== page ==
Research Papers

Poisonous encounters: Nitrates in drinking water
A study finds that long term exposure to high levels of nitrates in drinking water can lead to health effects such as shorter height or stunting. Aarti Kelkar Khambete posted 1 year 1 month ago

Nitrogen pollution of water can lead to severe consequences not only for the environment, but also to human health. Current evidence shows that nitrogen pollution of water is on the rise not only in developing, but also in developed countries.

Polluted drinking water, a grave health hazard (Image Source: Wikimedia Commons)
Women’s involvement in participatory water institutions in Eastern India
A study finds that women’s participation in water management institutions continues to be low in India in spite of the important role that they play in agriculture and irrigation. Aarti Kelkar Khambete posted 1 year 1 month ago

Women, major contributors in agriculture and irrigation

Women, neglected stakeholders in water management (Photocredit: Makarand Purohit for India Water Portal)
Bringing back the trust: Getting our belief back in public water supply systems
While the government has passed a draft notification to bar use of Reverse Osmosis (RO) purifiers in cities, what does evidence on the ground tell us? Aarti Kelkar Khambete posted 1 year 2 months ago

The Government of India has passed a draft notification to bar membrane based systems such as Reverse Osmosis (RO) to be used as domestic purifiers in cities where the tap water is safe according to the Burea

Is our tap water really safe? (Image Source: IWP Flickr Photos)
The miserable plight of sanitation workers
A report highlights the dangers for the millions of people who clean toilets, sewers and septic tanks the world over and calls for urgent action. Amita Bhaduri posted 1 year 2 months ago

Many of the challenges sanitation workers face, stem from their lack of visibility in society, says a report ‘Health, Safety and Dignity of Sanitation Workers’ produced jointly by The World Bank,

A latrine emptier is lifted out of a pit in Bangalore, India (Image: WaterAid/CS Sharada Prasad)
Suffering in silence: Migrant cane cutters of Maharashtra
Overworked, poorly paid and deprived of any rights, migrant cane cutters, especially women are most vulnerable and continue to suffer from a number of health and security risks. Aarti Kelkar Khambete posted 1 year 2 months ago

Maharashtra is the second largest sugar producing state in India, after Uttar Pradesh where as high as 1.6 million farmers cultivate sugarcane on 0.7 million hectares of land. The sugarcane industry provides direct employment to about 0.16 million workers while 1.5 million workers engage in sugarcane harvesting and transport operations every year.

Women workers suffer the most (Image Source: Azhar Feder, Wikimedia Commons-CC-BY-SA-3.0)
Revival of non-monsoon flows in rivers
Non monsoon flows of rivers in India are showing a declining trend. What can be done to deal with the situation? Aarti Kelkar Khambete posted 1 year 2 months ago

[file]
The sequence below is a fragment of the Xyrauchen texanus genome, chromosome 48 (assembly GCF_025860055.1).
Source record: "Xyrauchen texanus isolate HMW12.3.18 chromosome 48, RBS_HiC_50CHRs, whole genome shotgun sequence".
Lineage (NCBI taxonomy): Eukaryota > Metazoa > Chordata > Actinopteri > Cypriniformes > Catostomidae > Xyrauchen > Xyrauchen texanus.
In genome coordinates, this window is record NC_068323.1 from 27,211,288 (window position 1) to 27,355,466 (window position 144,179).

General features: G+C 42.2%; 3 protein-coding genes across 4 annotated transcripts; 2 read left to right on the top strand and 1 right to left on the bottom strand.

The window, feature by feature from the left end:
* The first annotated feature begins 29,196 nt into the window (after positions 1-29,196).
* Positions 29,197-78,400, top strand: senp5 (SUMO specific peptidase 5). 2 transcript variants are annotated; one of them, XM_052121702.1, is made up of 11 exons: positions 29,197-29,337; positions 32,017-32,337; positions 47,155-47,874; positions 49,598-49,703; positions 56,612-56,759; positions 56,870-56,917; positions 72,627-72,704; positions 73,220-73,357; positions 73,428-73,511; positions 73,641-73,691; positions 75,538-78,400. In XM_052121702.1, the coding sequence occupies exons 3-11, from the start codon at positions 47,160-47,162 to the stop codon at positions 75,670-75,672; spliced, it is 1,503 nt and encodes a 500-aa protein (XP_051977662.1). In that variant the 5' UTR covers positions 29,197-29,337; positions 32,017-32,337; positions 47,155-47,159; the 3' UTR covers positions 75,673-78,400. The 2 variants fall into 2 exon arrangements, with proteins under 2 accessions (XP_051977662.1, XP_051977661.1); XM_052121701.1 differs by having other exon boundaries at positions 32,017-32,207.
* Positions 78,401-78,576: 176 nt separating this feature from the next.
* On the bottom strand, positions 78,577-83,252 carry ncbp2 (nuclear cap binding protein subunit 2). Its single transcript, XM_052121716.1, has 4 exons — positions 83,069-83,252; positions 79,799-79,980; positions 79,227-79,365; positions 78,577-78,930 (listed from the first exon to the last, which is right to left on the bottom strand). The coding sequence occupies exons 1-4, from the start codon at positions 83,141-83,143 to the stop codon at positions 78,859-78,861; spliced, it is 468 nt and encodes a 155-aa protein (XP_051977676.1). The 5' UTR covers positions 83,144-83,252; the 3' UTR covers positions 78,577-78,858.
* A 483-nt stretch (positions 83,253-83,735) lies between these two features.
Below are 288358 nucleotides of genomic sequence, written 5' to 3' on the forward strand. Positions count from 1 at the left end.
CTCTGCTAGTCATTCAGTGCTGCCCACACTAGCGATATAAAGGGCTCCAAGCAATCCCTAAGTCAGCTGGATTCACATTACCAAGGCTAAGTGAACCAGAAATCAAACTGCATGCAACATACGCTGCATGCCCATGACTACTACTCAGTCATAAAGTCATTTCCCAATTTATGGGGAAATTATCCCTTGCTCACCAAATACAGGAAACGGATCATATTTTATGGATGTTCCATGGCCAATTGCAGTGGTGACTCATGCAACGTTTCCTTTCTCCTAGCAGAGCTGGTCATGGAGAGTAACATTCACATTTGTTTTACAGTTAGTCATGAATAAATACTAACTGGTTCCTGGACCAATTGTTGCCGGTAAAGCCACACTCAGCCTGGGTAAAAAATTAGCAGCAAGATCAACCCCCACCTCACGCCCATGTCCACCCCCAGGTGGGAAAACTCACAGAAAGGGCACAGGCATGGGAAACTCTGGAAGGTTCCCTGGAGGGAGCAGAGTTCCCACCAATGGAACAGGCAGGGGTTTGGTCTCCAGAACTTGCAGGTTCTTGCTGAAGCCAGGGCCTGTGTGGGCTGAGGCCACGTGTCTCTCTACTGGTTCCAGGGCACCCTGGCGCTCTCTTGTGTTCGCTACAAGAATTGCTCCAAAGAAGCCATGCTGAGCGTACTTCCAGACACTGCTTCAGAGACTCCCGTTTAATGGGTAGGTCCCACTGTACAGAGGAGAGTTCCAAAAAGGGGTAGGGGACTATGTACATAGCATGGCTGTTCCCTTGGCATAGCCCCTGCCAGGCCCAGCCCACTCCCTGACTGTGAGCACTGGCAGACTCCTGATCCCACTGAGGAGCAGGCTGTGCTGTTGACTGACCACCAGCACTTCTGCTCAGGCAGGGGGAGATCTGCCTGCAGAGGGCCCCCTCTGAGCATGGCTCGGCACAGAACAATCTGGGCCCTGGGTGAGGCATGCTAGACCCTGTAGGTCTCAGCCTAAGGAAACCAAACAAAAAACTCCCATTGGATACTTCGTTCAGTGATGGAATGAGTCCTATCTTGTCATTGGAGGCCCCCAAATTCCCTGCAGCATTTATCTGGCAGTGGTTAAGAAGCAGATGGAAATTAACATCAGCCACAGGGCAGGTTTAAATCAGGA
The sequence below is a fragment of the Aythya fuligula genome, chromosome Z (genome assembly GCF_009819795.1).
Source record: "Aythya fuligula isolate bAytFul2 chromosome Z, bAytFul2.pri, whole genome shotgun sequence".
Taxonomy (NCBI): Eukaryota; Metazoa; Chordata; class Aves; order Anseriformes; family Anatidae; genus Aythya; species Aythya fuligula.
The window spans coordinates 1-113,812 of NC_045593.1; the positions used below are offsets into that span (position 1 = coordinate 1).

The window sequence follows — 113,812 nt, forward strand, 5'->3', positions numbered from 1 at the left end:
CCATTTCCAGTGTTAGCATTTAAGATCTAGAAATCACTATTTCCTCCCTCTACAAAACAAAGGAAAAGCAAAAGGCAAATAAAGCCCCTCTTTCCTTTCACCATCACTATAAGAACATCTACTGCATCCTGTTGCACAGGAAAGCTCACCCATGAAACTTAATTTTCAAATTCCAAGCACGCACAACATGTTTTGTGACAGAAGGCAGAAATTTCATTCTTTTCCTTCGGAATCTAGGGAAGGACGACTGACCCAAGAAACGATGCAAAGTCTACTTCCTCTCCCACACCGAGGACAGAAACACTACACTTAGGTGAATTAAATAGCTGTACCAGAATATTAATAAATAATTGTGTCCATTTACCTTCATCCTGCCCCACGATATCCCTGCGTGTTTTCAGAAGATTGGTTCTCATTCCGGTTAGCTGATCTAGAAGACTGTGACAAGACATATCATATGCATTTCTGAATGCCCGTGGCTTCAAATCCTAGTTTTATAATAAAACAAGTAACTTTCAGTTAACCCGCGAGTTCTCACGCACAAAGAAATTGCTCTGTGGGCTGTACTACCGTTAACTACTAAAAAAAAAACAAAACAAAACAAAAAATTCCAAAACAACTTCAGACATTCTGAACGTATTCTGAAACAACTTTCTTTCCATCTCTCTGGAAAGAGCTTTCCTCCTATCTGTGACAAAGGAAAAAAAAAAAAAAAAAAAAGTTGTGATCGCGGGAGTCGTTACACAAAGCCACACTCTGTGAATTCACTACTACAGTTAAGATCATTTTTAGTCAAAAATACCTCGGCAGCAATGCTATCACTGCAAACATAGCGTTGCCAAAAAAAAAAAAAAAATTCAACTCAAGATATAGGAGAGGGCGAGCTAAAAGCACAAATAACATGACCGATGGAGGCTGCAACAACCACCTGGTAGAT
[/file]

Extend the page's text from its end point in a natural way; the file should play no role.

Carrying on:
Non monsoon flows of Indian rivers are declining

Recent evidence shows that monsoon flows in Indian rivers are almost unaffected, but the non-monsoon flows show a declining trend. This has manifested in the form of:

The river Karamana in Thiruvanathapuram, Kerala (Image Source: India Water Portal)
Decentralised groundwater governance to deal with the groundwater crisis
Decentralised groundwater governance frameworks that integrate democratic institutional mechanisms are needed to deal with the current groundwater crisis in India. Aarti Kelkar Khambete posted 1 year 2 months ago

The challenges to sustain groundwater dependency in India are many where groundwater over extraction is not only leading to rapid depletion of the resource, but also giving rise to water quality issues in a situation where the response at the level of policy continues to be lukewarm.

The need for decentralised governance to deal with the current groundwater crisis (Image Source: ACWADAM)
Waterways spell disaster for Gangetic dolphins
A study shows that noise pollution due to industrial transportation and recreational waterways over the Ganga can spell doom for dolphins by affecting their feeding habits and social behaviours. Aarti Kelkar Khambete posted 1 year 2 months ago

Noise pollution, a rising threat

The Gangetic dolphin (Image Source: Arati Kumar Rao)
Mountain women bear the brunt of climate change
There is a need to enable a conducive action oriented environment to address entrenched gendered vulnerabilities. Amita Bhaduri posted 1 year 3 months ago

Climate change impacts are disproportionate and influence lives and livelihoods variedly. One crucial determinant of these disproportionate impacts is gender. Existing social norms determine roles and responsibilities, entitlements and capabilities, thereby influencing the individual perceptions of shocks and susceptibility which vary across gender groups.

Women stand to be highly vulnerable in most cases to the changes in the climate and its extremes. (Image: Bo Nielson, Flickr Commons, CC BY-NC-ND 2.0)
Micropollutants in groundwater, a grave concern
A study finds that a number of locations in the country have high concentrations of micropollutants in groundwater posing a risk to health and environment. Aarti Kelkar Khambete posted 1 year 3 months ago

Groundwater pollution due to organic micropollutants is becoming a major cause of concern in many parts of the world, where water resources are on the decline. India is the largest user of groundwater and the presence of micropollutants in groundwater has been a growing concern. What do studies on micropollutants in groundwater in India show?

Groundwater contamination, a serious concern (Image Source: India Water Portal)